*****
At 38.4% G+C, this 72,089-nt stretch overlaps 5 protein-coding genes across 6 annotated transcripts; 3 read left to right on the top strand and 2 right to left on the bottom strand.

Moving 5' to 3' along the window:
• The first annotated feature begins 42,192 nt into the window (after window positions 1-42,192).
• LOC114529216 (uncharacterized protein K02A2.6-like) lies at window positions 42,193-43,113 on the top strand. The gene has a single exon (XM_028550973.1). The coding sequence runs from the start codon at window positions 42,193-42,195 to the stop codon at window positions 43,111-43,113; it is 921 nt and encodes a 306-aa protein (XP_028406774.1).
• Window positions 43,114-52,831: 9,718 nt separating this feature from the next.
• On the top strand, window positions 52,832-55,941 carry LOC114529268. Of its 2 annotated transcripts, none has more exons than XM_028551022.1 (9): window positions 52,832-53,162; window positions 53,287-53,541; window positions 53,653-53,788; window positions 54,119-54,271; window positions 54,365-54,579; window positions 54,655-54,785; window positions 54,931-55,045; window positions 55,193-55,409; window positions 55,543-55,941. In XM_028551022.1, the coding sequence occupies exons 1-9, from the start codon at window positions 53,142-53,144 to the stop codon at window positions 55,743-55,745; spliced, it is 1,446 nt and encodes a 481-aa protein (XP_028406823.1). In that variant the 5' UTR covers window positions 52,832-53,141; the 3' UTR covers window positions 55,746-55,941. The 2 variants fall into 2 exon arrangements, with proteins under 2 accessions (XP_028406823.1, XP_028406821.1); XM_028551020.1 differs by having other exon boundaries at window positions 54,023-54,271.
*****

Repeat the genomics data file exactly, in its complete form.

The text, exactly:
At 38.4% G+C, this 72,089-nt stretch overlaps 5 protein-coding genes across 6 annotated transcripts; 3 read left to right on the top strand and 2 right to left on the bottom strand.

Moving 5' to 3' along the window:
• The first annotated feature begins 42,192 nt into the window (after window positions 1-42,192).
• LOC114529216 (uncharacterized protein K02A2.6-like) lies at window positions 42,193-43,113 on the top strand. The gene has a single exon (XM_028550973.1). The coding sequence runs from the start codon at window positions 42,193-42,195 to the stop codon at window positions 43,111-43,113; it is 921 nt and encodes a 306-aa protein (XP_028406774.1).
• Window positions 43,114-52,831: 9,718 nt separating this feature from the next.
• On the top strand, window positions 52,832-55,941 carry LOC114529268. Of its 2 annotated transcripts, none has more exons than XM_028551022.1 (9): window positions 52,832-53,162; window positions 53,287-53,541; window positions 53,653-53,788; window positions 54,119-54,271; window positions 54,365-54,579; window positions 54,655-54,785; window positions 54,931-55,045; window positions 55,193-55,409; window positions 55,543-55,941. In XM_028551022.1, the coding sequence occupies exons 1-9, from the start codon at window positions 53,142-53,144 to the stop codon at window positions 55,743-55,745; spliced, it is 1,446 nt and encodes a 481-aa protein (XP_028406823.1). In that variant the 5' UTR covers window positions 52,832-53,141; the 3' UTR covers window positions 55,746-55,941. The 2 variants fall into 2 exon arrangements, with proteins under 2 accessions (XP_028406823.1, XP_028406821.1); XM_028551020.1 differs by having other exon boundaries at window positions 54,023-54,271.